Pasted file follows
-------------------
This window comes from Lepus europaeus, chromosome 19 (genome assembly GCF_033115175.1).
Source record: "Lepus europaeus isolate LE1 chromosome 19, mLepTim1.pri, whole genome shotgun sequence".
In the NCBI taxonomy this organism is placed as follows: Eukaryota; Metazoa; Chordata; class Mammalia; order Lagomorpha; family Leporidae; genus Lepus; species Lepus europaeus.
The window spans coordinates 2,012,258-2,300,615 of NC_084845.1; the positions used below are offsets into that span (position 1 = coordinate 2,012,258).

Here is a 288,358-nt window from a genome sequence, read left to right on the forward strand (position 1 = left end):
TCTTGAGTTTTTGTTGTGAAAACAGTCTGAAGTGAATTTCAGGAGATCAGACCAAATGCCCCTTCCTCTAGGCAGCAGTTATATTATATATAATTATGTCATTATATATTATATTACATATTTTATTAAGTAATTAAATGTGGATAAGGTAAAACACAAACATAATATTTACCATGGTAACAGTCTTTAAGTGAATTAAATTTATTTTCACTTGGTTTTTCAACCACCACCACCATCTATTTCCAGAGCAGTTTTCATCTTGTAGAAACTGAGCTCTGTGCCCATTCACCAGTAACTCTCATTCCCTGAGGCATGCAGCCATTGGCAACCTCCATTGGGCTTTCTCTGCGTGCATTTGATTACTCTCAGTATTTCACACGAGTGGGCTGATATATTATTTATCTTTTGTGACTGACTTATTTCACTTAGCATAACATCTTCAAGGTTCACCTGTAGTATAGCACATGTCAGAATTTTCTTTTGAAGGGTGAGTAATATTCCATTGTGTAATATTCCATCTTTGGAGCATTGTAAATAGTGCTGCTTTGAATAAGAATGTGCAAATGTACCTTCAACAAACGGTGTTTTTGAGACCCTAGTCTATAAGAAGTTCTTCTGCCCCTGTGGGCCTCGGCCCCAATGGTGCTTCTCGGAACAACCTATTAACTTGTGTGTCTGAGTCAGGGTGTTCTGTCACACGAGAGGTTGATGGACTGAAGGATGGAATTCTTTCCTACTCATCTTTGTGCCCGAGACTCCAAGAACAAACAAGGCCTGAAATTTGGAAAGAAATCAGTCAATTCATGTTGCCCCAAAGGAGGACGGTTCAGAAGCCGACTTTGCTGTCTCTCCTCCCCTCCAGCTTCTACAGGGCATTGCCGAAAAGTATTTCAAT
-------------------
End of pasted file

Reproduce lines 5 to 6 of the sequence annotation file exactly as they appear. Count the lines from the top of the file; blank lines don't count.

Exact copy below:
Here is a 288,358-nt window from a genome sequence, read left to right on the forward strand (position 1 = left end):
TCTTGAGTTTTTGTTGTGAAAACAGTCTGAAGTGAATTTCAGGAGATCAGACCAAATGCCCCTTCCTCTAGGCAGCAGTTATATTATATATAATTATGTCATTATATATTATATTACATATTTTATTAAGTAATTAAATGTGGATAAGGTAAAACACAAACATAATATTTACCATGGTAACAGTCTTTAAGTGAATTAAATTTATTTTCACTTGGTTTTTCAACCACCACCACCATCTATTTCCAGAGCAGTTTTCATCTTGTAGAAACTGAGCTCTGTGCCCATTCACCAGTAACTCTCATTCCCTGAGGCATGCAGCCATTGGCAACCTCCATTGGGCTTTCTCTGCGTGCATTTGATTACTCTCAGTATTTCACACGAGTGGGCTGATATATTATTTATCTTTTGTGACTGACTTATTTCACTTAGCATAACATCTTCAAGGTTCACCTGTAGTATAGCACATGTCAGAATTTTCTTTTGAAGGGTGAGTAATATTCCATTGTGTAATATTCCATCTTTGGAGCATTGTAAATAGTGCTGCTTTGAATAAGAATGTGCAAATGTACCTTCAACAAACGGTGTTTTTGAGACCCTAGTCTATAAGAAGTTCTTCTGCCCCTGTGGGCCTCGGCCCCAATGGTGCTTCTCGGAACAACCTATTAACTTGTGTGTCTGAGTCAGGGTGTTCTGTCACACGAGAGGTTGATGGACTGAAGGATGGAATTCTTTCCTACTCATCTTTGTGCCCGAGACTCCAAGAACAAACAAGGCCTGAAATTTGGAAAGAAATCAGTCAATTCATGTTGCCCCAAAGGAGGACGGTTCAGAAGCCGACTTTGCTGTCTCTCCTCCCCTCCAGCTTCTACAGGGCATTGCCGAAAAGTATTTCAAT